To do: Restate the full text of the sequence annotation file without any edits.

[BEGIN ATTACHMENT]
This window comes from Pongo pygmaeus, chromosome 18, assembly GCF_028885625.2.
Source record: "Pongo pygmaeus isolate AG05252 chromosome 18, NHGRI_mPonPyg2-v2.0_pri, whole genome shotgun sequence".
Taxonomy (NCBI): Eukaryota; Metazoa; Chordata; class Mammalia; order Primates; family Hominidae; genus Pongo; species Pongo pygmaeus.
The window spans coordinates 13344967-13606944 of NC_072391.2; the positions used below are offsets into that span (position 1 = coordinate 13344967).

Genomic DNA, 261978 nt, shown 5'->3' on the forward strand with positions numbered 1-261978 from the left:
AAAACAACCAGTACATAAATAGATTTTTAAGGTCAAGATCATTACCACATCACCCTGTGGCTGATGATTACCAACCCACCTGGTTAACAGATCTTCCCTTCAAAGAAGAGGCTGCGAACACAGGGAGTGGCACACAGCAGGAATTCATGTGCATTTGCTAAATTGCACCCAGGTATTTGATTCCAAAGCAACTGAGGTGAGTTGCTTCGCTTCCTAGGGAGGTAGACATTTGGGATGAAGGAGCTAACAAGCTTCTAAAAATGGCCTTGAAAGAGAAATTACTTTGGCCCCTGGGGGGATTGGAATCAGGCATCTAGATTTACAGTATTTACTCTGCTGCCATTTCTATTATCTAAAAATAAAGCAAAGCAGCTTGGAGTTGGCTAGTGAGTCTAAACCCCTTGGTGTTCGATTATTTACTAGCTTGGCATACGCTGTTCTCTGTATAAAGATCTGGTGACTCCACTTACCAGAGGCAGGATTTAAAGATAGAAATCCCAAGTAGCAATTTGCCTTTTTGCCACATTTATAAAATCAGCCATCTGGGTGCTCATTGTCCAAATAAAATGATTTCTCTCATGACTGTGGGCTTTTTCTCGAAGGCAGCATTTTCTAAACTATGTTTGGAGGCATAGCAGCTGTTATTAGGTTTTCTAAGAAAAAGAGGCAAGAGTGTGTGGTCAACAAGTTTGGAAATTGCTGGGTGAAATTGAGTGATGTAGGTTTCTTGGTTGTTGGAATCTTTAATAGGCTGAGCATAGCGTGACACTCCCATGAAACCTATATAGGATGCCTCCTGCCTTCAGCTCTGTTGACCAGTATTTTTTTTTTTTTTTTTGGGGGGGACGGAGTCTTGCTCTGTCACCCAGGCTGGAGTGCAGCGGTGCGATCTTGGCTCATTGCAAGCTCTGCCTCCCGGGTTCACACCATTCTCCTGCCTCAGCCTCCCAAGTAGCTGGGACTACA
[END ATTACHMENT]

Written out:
This window comes from Pongo pygmaeus, chromosome 18, assembly GCF_028885625.2.
Source record: "Pongo pygmaeus isolate AG05252 chromosome 18, NHGRI_mPonPyg2-v2.0_pri, whole genome shotgun sequence".
Taxonomy (NCBI): Eukaryota; Metazoa; Chordata; class Mammalia; order Primates; family Hominidae; genus Pongo; species Pongo pygmaeus.
The window spans coordinates 13344967-13606944 of NC_072391.2; the positions used below are offsets into that span (position 1 = coordinate 13344967).

Genomic DNA, 261978 nt, shown 5'->3' on the forward strand with positions numbered 1-261978 from the left:
AAAACAACCAGTACATAAATAGATTTTTAAGGTCAAGATCATTACCACATCACCCTGTGGCTGATGATTACCAACCCACCTGGTTAACAGATCTTCCCTTCAAAGAAGAGGCTGCGAACACAGGGAGTGGCACACAGCAGGAATTCATGTGCATTTGCTAAATTGCACCCAGGTATTTGATTCCAAAGCAACTGAGGTGAGTTGCTTCGCTTCCTAGGGAGGTAGACATTTGGGATGAAGGAGCTAACAAGCTTCTAAAAATGGCCTTGAAAGAGAAATTACTTTGGCCCCTGGGGGGATTGGAATCAGGCATCTAGATTTACAGTATTTACTCTGCTGCCATTTCTATTATCTAAAAATAAAGCAAAGCAGCTTGGAGTTGGCTAGTGAGTCTAAACCCCTTGGTGTTCGATTATTTACTAGCTTGGCATACGCTGTTCTCTGTATAAAGATCTGGTGACTCCACTTACCAGAGGCAGGATTTAAAGATAGAAATCCCAAGTAGCAATTTGCCTTTTTGCCACATTTATAAAATCAGCCATCTGGGTGCTCATTGTCCAAATAAAATGATTTCTCTCATGACTGTGGGCTTTTTCTCGAAGGCAGCATTTTCTAAACTATGTTTGGAGGCATAGCAGCTGTTATTAGGTTTTCTAAGAAAAAGAGGCAAGAGTGTGTGGTCAACAAGTTTGGAAATTGCTGGGTGAAATTGAGTGATGTAGGTTTCTTGGTTGTTGGAATCTTTAATAGGCTGAGCATAGCGTGACACTCCCATGAAACCTATATAGGATGCCTCCTGCCTTCAGCTCTGTTGACCAGTATTTTTTTTTTTTTTTTTGGGGGGGACGGAGTCTTGCTCTGTCACCCAGGCTGGAGTGCAGCGGTGCGATCTTGGCTCATTGCAAGCTCTGCCTCCCGGGTTCACACCATTCTCCTGCCTCAGCCTCCCAAGTAGCTGGGACTACA